Brazos County Precinct 1 Commissioner Steve Aldrich will serve a second four-year term after defeating Republican runoff opponent Michael Schaefer on Tuesday night.
Aldrich garnered 1,462 votes, or 52.61%, while Schaefer received 1,317 votes, or 47.39%, in a close and at times contentious runoff race. In an interview with The Eagle at his watch party at Urban Table restaurant, Aldrich noted that after the early voting and absentee ballot numbers were released — the evening’s first vote totals to be shared — he and Schaefer were tied at 803 votes apiece.
“I really appreciate people getting out and casting a vote for me and showing confidence in me,” Aldrich said. “Runoff elections are always about getting your vote out.”
Brazos Count Elections Administrator Trudy Hancock said that runoff turnout, at 12,162 total votes cast, was 10.39% of the county’s 117,027 registered voters. In the March 3 primary, voter turnout was 32,122 of 116,753 registered voters in Brazos County, or 27.51%.
“For a runoff, it’s a decent showing,” Hancock said.
Aldrich will be unopposed on the ballot in November. He said that he wants to focus on supporting local businesses in the midst of the COVID-19 pandemic, among other goals.
“We’ve got a lot of big challenges for our community, and whether you voted for me or you didn’t vote for me, that makes no difference whatsoever,” Aldrich said. “What matters is that we do the work together.”
Schaefer, who is College Station school board president, said in a phone interview with The Eagle that he believes Precinct 1 has been “neglected” and that the campaign brought forth awareness of his concerns about the precinct.
“The great part of living in the United States is that we get to elect our government officials,” he said. “I want to thank my supporters and family for a hard-fought campaign. It was obviously a very close race. I believe that this election brought to light the needs of Precinct 1.”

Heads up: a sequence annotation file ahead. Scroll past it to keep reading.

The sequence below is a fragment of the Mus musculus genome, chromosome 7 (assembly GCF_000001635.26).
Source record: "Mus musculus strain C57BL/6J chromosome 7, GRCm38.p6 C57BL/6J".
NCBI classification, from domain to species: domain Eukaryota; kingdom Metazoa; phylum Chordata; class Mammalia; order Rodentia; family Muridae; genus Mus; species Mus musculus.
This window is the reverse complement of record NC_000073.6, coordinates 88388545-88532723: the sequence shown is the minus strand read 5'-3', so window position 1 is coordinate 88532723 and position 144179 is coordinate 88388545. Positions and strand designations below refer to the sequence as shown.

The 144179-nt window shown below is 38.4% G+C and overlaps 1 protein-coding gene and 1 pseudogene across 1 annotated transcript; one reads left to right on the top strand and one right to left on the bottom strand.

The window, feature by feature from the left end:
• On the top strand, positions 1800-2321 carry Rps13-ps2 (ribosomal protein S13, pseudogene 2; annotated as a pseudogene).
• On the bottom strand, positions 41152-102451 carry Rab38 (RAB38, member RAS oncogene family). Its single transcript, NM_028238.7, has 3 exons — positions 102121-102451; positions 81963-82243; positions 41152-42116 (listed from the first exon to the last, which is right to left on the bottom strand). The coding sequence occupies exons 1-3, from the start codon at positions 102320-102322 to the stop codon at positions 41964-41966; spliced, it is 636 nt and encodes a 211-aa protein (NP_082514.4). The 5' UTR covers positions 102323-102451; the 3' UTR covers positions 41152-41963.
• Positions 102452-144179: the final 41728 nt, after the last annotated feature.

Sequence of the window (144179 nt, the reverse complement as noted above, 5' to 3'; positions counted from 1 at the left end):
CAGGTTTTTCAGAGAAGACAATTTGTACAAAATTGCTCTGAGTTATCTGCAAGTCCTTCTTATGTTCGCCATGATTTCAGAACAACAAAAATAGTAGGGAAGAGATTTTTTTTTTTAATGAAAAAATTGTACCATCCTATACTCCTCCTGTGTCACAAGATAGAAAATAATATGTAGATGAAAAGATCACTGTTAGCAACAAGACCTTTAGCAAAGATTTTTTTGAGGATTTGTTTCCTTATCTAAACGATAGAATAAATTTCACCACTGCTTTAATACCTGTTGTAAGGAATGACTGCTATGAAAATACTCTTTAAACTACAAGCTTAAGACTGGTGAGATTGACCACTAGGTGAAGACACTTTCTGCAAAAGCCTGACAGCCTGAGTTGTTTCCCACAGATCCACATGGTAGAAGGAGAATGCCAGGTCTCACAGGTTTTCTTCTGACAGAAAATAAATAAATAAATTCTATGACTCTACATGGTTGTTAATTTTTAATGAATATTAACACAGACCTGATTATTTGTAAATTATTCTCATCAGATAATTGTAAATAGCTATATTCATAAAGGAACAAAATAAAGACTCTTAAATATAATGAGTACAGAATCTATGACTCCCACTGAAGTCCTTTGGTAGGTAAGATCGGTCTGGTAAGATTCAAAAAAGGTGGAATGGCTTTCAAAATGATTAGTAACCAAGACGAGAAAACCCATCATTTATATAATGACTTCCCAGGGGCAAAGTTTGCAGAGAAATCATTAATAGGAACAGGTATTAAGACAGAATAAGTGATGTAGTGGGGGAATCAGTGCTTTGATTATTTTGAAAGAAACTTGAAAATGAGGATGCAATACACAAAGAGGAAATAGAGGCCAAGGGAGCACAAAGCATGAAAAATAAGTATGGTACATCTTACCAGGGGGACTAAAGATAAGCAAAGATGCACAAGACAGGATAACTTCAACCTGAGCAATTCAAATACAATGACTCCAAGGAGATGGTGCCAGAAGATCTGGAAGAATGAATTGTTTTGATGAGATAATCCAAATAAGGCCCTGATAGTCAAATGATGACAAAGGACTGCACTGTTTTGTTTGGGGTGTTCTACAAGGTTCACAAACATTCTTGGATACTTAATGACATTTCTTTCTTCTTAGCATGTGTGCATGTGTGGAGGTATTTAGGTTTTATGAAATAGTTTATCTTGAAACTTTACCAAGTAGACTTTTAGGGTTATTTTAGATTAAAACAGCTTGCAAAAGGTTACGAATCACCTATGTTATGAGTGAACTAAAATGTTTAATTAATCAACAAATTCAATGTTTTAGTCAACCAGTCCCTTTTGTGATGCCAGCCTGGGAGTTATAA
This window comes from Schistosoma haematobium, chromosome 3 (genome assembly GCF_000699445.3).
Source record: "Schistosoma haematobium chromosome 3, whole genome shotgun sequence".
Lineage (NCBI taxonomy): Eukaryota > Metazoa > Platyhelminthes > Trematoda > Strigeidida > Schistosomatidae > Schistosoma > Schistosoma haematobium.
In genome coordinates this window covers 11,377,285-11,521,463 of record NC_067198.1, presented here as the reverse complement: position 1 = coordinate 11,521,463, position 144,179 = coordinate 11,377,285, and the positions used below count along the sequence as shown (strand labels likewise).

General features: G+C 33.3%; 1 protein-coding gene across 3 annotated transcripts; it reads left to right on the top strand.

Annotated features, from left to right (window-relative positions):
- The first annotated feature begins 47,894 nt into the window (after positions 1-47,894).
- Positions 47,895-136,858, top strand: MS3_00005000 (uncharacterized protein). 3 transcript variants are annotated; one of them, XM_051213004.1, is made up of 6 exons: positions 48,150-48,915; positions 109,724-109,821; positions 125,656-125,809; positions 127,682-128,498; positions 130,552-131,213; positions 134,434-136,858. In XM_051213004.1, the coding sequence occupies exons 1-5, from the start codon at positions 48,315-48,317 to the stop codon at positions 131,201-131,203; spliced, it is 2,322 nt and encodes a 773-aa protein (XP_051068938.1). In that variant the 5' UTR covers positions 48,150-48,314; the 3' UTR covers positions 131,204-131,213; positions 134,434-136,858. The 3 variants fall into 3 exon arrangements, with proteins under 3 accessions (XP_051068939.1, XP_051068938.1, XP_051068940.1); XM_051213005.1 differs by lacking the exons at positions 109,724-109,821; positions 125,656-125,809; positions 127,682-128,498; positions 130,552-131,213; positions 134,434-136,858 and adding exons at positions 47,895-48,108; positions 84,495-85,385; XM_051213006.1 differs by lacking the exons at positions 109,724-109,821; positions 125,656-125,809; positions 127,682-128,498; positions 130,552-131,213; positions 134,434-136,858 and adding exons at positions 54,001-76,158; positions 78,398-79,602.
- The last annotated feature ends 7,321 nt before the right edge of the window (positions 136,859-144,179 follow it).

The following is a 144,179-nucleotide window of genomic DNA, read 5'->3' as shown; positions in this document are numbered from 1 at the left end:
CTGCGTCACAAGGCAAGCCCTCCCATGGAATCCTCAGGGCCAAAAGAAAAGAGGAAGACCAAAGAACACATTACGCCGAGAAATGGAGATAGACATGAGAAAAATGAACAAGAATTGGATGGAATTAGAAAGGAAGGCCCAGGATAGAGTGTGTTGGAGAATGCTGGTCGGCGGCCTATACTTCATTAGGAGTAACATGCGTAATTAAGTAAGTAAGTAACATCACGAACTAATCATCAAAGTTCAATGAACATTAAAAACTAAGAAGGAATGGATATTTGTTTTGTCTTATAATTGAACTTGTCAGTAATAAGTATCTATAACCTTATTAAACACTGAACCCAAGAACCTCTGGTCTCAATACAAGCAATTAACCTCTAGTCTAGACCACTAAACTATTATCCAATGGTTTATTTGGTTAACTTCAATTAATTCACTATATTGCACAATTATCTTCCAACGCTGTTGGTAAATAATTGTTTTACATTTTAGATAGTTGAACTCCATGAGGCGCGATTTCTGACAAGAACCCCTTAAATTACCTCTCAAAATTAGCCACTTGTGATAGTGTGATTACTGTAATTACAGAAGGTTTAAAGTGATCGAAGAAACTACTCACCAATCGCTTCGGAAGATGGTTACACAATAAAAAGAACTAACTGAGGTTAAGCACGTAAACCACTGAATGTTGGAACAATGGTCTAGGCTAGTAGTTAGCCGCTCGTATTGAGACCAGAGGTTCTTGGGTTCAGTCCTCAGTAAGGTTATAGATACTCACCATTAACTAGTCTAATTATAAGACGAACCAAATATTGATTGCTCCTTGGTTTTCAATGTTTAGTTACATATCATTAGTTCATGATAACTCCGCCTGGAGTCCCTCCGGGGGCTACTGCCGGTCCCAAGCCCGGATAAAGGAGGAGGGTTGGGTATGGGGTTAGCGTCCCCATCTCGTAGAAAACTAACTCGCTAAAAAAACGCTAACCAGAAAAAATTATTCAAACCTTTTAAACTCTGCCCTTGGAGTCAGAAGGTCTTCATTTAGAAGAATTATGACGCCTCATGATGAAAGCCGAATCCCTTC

Schaefer, who was elected to the College Station school board in 2014, said he will not run for reelection in November when his seat is on the ballot.
“I feel like it’s better than when I found it,” he said, noting the district opened five schools in five years and hired a new superintendent during his tenure. Schaefer said he believes in term limits and therefore will cap his board service at two terms.
Hancock, in an interview at the Brazos Center after final numbers were released, said that election workers reported, overall, a smooth day of voting. She added that a state inspector who was present in the area praised the local voting process and the pandemic-related precautions.
Hancock said she will meet with election judges in the coming days and weeks to evaluate “what worked and what didn’t” in advance of what is widely expected to be a high-turnout Nov. 3 election due to the U.S. presidential race, a U.S. Senate race and numerous contested local and regional elections.
“I don’t think we’ll change a whole lot,” Hancock said.
Brazos County Democratic Party chair TC Langford said that she was disappointed in the 10.39% turnout, considering voters from both parties had high-profile races to weigh in on. Langford, who will be succeeded by incoming party chair Wanda J. Watson next month, said she wants to see expanded mail-in voting in advance of the November elections due to the ongoing COVID-19 pandemic.
“I think the low turnout is indicative that people don’t want to vote in person,” Langford said. “I hope that the state wakes up and recognizes that.”
Brazos County Republican Party chair David Hilburn said that he was happy with the current protocols in place and that he opposes further expansion of vote-by-mail. Hilburn expressed satisfaction at the slate of Republican candidates and incumbents who will be on the November ballot, mentioning State Rep. John Raney in particular.
“I’m excited with who we have on the ballot as a whole,” Hilburn said. “I think the way that [Hancock] and the Secretary of State put the precautions in place worked well.”
Eagle staff writer Chelsea Katz contributed to this report.
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